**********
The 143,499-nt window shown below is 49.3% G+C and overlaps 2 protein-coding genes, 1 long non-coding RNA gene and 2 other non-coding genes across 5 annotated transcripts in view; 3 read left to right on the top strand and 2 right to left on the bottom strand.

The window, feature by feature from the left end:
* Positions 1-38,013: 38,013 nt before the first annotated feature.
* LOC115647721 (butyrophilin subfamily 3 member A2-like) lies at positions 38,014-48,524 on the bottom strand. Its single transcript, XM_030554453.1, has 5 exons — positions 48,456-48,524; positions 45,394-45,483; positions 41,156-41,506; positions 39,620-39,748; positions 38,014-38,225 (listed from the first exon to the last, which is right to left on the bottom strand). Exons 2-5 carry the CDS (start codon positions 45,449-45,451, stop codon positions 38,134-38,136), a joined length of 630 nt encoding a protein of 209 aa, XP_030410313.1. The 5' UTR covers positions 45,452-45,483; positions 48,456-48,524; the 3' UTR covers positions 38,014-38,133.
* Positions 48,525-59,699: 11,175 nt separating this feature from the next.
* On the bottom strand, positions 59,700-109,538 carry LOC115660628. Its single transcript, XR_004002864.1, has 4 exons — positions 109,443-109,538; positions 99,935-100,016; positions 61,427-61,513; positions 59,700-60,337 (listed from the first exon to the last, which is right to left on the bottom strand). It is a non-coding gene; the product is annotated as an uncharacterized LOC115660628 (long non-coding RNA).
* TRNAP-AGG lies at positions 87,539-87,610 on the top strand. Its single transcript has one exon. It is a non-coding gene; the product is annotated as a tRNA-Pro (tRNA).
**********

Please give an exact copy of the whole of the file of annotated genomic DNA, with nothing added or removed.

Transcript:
The 143,499-nt window shown below is 49.3% G+C and overlaps 2 protein-coding genes, 1 long non-coding RNA gene and 2 other non-coding genes across 5 annotated transcripts in view; 3 read left to right on the top strand and 2 right to left on the bottom strand.

The window, feature by feature from the left end:
* Positions 1-38,013: 38,013 nt before the first annotated feature.
* LOC115647721 (butyrophilin subfamily 3 member A2-like) lies at positions 38,014-48,524 on the bottom strand. Its single transcript, XM_030554453.1, has 5 exons — positions 48,456-48,524; positions 45,394-45,483; positions 41,156-41,506; positions 39,620-39,748; positions 38,014-38,225 (listed from the first exon to the last, which is right to left on the bottom strand). Exons 2-5 carry the CDS (start codon positions 45,449-45,451, stop codon positions 38,134-38,136), a joined length of 630 nt encoding a protein of 209 aa, XP_030410313.1. The 5' UTR covers positions 45,452-45,483; positions 48,456-48,524; the 3' UTR covers positions 38,014-38,133.
* Positions 48,525-59,699: 11,175 nt separating this feature from the next.
* On the bottom strand, positions 59,700-109,538 carry LOC115660628. Its single transcript, XR_004002864.1, has 4 exons — positions 109,443-109,538; positions 99,935-100,016; positions 61,427-61,513; positions 59,700-60,337 (listed from the first exon to the last, which is right to left on the bottom strand). It is a non-coding gene; the product is annotated as an uncharacterized LOC115660628 (long non-coding RNA).
* TRNAP-AGG lies at positions 87,539-87,610 on the top strand. Its single transcript has one exon. It is a non-coding gene; the product is annotated as a tRNA-Pro (tRNA).